'The reason I love Halloween is that unlike most holidays, Halloween is one you can make entirely your own. There are no pressures to decorate (which I do), or cook, (which I don't) there are no family meals or visits from the cousin you choose to avoid most of the rest of the year. There are no gifts to buy and there are not battles over whether the religious connection should or should not be in the play and you eat things you mostly try to avoid the rest of the year. Halloween is also the night you can dress as you would the rest of the year if only you could get away with it!'
Tye Briggs, FH (2012)
'As a gay kid (or any kid really who struggles with who they are or family issues) holidays like Christmas and Thanksgiving can be tortuous. When your apart of a happy and healthy family, these are days to celebrate and come together. When your apart of a dysfunctional family or are in pain, these are days when the hurt is intensely spotlighted. Unlike these 'special' days which can encourage massive repression, Halloween does the opposite. Expression, especially about who you are, is something sadly still not something universally welcomed, except...for many, on October 31st.'
Tye Briggs, FH (2011)
'I think the reason I love Halloween is simple. It may also be a reason you do and don't even know it (I would be curious to know). When growing up knowing your different, family holidays like Christmas and Thanksgiving can be stressful. When in the closet it means questions from dear Aunt Ruth about girlfriends, when Out of the closet it means whispers from cousin Miranda and scowls from Uncle Phil. Halloween is not a family holiday. When I was a kid, after a certain age it was about leaving mom and dad at home to give out treats and running out of the house to meet your friends. As an adult it is still about gathering with people you want to be with instead of the stress of having to be with family who you may or may not get a long with. Families (and I love mine btw, most of them anyway) come with pressure. Halloween is pressure free, it is simply meant to be fun. At it core, it is oddly about being exactly who the boy once pretended to be, but is not. Gay or straight, anyone who stresses over what 'family' holidays bring up can celebrate this day as it is for you, not them. I hope one day to incorporate this same feeling into my Christmas's as well, but until I become totally healthy, trick or treat!'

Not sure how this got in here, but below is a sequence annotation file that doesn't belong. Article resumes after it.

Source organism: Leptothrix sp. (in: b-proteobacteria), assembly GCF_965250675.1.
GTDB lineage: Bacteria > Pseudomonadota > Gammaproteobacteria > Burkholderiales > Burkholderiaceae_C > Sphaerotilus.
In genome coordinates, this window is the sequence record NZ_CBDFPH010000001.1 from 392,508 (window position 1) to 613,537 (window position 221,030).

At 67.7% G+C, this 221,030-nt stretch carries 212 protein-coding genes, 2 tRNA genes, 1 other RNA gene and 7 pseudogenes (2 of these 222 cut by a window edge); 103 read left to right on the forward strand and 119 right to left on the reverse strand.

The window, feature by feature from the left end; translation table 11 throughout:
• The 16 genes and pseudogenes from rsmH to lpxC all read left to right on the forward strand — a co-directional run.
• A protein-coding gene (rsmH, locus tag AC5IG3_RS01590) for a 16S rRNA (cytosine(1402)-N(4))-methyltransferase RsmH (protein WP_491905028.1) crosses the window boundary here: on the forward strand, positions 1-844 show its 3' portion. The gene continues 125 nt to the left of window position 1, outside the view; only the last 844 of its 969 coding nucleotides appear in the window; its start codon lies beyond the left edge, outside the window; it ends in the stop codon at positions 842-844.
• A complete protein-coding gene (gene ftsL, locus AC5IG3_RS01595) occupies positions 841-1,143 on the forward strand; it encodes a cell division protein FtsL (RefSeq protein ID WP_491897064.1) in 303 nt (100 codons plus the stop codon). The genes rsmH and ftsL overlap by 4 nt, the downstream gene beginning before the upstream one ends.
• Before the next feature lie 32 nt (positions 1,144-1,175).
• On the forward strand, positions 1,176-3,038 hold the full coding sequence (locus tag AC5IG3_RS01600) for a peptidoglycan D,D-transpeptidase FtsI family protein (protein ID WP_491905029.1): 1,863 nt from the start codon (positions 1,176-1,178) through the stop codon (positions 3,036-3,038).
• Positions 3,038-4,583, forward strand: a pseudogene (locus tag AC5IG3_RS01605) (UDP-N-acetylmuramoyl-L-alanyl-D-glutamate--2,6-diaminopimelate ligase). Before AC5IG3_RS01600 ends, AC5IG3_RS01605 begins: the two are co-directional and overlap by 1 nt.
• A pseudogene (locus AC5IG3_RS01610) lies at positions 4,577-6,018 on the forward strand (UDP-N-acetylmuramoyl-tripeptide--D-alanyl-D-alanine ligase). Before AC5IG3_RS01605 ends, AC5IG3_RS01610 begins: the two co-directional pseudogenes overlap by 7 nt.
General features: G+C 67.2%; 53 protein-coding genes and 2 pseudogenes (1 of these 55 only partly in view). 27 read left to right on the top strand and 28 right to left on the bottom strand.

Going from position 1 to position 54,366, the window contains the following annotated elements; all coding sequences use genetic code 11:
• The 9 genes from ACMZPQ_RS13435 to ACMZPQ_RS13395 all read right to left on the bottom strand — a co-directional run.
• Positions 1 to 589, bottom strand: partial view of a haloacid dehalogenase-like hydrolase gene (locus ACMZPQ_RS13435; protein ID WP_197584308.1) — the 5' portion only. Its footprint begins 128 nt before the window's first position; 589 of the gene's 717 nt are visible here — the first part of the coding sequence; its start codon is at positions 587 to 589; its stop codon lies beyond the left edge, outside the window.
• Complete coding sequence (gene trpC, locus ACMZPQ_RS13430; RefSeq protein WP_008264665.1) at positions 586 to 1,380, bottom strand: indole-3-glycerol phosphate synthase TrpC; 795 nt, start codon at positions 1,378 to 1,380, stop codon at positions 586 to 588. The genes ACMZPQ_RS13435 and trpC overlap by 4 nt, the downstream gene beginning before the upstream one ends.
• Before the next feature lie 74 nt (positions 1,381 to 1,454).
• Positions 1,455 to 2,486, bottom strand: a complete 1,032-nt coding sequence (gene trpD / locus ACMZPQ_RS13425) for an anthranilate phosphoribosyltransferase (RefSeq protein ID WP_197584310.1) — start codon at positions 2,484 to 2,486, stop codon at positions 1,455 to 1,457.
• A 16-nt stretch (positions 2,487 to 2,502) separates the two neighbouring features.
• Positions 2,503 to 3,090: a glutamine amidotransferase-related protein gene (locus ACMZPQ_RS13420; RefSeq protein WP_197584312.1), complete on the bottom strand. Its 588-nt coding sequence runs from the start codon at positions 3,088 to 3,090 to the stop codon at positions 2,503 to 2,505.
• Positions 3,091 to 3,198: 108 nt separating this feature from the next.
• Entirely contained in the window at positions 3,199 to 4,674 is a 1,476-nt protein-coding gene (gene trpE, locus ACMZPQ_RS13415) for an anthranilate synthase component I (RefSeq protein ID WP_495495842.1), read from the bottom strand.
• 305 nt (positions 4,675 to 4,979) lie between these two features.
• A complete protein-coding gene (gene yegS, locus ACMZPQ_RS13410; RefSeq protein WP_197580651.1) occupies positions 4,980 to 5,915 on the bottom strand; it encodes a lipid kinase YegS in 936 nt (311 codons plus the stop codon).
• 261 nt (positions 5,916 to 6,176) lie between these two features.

Tye Briggs, FH (2010)
Although I tried to throw a few tricks into my Halloween postings this year, this one is most definitely more of a treat! Mix together one of my favorite holidays; stir in one of my favorite photographers; add in one of the blogs hottest and popular models ever; a dash of one the most iconic and haunting of Allan's poems and the resulting concoction is a tasty brew indeed.
'Deep into that darkness peering, long I stood there wondering, fearing,
Doubting, dreaming dreams no mortal ever dared to dream before'
It has been far too long since Quinn Christopher Jaxon graced the pages of FH but thanks to Chris Teel, he makes a sensually dark return in this Raven inspired shoot on this All Hallows' Eve. When I first saw my first image of Quinn back in 2011 I knew I wanted to feature his work and have covered many of his shoots on his rise to becoming one of the most sought after and popular male models. When Chris and Quinn got together recently in Toronto, especially with Halloween approaching, a conceptual themed shoot was in order!
'Quinn has been in a horror movie so I knew we'd be able to draw upon his acting skills to convey the right mood for each concept. I love the humour combined with the sexiness of the shoot. Quinn is a genuine guy, really personable. He seems to have a certain wisdom for someone as young as he is and he seems so free and comfortable in his own skin. We will be planning another shoot soon and I cannot wait to get him back in front of my camera!'
Anyone who has been assaulted, attacked or physically harmed in anyway knows the power of fear. It summons the troops, surrounds you and fiercely battles any attempt you make to accept, understand or move on. It prefers you frozen.